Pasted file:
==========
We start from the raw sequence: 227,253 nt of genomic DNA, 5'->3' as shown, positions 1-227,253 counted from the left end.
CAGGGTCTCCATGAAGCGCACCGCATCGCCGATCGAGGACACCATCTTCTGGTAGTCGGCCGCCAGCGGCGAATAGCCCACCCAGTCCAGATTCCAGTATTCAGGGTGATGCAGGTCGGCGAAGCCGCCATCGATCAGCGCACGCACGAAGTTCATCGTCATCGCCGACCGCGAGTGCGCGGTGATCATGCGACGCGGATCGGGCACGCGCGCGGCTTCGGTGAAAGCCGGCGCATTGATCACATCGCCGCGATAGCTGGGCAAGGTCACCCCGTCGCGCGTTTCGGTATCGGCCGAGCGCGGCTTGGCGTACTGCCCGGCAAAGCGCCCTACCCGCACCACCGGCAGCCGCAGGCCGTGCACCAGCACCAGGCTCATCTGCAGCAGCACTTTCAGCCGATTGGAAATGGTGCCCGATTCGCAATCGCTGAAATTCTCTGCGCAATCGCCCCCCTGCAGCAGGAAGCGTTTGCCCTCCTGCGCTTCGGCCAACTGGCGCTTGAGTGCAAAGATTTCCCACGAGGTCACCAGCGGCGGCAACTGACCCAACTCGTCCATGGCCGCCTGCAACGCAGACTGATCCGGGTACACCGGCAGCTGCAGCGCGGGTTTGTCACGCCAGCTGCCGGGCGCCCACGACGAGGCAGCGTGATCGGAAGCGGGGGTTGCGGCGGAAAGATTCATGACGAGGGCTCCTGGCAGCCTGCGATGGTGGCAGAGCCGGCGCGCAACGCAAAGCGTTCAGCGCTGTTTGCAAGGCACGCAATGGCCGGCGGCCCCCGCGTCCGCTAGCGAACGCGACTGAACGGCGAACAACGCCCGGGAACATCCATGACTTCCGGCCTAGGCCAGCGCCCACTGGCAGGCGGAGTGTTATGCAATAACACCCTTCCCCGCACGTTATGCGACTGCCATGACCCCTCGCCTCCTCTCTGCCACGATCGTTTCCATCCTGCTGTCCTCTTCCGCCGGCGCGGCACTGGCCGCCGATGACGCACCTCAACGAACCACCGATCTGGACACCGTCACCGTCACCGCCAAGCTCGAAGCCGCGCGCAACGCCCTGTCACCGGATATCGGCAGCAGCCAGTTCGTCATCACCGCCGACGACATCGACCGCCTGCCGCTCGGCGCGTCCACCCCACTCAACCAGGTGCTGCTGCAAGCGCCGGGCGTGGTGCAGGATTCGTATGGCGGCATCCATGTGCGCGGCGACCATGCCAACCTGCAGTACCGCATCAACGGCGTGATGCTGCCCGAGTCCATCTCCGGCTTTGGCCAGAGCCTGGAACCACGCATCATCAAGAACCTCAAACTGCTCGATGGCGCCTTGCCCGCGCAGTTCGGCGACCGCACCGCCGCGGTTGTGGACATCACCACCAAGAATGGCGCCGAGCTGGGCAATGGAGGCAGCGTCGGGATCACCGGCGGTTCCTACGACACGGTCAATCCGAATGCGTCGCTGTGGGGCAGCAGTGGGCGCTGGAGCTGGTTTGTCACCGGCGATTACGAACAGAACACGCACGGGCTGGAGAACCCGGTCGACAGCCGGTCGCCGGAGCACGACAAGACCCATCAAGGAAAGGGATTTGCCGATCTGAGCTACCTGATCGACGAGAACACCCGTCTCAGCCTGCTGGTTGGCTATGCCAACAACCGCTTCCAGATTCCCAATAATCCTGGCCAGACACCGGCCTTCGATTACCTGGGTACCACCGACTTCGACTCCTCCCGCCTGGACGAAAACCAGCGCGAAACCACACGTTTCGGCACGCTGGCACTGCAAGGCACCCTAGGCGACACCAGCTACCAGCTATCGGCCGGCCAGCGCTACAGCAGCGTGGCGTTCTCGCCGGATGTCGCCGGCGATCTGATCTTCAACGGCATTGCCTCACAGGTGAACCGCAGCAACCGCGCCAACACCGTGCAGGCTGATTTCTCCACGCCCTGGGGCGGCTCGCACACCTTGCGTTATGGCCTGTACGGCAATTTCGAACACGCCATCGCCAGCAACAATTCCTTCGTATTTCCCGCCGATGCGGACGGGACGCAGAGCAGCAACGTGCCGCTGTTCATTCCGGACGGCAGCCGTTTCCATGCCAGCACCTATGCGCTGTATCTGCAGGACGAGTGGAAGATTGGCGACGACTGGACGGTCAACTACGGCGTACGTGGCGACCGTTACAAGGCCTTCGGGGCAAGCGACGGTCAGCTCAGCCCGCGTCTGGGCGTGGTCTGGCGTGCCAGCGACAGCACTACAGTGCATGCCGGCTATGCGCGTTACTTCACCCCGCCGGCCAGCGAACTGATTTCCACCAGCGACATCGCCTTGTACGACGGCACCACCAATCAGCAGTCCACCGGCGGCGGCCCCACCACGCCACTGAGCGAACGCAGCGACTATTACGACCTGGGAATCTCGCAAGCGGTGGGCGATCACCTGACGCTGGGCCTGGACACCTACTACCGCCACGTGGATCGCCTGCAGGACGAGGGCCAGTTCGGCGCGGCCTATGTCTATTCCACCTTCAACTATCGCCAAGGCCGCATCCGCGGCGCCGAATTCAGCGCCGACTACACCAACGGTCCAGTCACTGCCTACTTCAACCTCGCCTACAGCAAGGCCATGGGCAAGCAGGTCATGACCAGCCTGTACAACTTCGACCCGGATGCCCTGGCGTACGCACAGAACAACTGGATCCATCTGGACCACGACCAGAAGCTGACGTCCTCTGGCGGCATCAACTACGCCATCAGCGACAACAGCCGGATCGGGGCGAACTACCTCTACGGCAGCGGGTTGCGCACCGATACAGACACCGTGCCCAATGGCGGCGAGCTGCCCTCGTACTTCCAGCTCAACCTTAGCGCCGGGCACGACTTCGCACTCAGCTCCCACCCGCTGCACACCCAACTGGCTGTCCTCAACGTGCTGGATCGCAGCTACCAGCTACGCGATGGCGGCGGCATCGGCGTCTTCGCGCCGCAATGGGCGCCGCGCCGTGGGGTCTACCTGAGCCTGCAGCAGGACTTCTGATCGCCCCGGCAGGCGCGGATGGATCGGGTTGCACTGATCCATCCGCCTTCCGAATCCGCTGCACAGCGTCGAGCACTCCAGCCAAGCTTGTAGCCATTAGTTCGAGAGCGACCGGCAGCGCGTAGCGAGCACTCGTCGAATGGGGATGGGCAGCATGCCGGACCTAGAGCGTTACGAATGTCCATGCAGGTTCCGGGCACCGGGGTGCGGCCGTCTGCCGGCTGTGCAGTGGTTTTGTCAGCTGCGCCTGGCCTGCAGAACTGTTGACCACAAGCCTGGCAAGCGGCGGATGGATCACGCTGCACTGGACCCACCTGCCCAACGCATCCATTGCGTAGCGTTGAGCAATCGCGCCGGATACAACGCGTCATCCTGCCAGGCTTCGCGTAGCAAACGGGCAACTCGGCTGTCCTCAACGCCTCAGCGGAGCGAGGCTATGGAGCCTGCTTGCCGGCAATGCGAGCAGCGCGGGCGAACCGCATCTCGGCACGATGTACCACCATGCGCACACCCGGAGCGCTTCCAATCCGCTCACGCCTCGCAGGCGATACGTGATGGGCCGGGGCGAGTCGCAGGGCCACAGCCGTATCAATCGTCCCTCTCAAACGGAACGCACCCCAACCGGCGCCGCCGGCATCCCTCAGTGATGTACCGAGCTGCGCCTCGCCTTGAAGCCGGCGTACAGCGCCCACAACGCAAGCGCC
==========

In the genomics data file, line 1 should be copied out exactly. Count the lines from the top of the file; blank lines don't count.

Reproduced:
We start from the raw sequence: 227,253 nt of genomic DNA, 5'->3' as shown, positions 1-227,253 counted from the left end.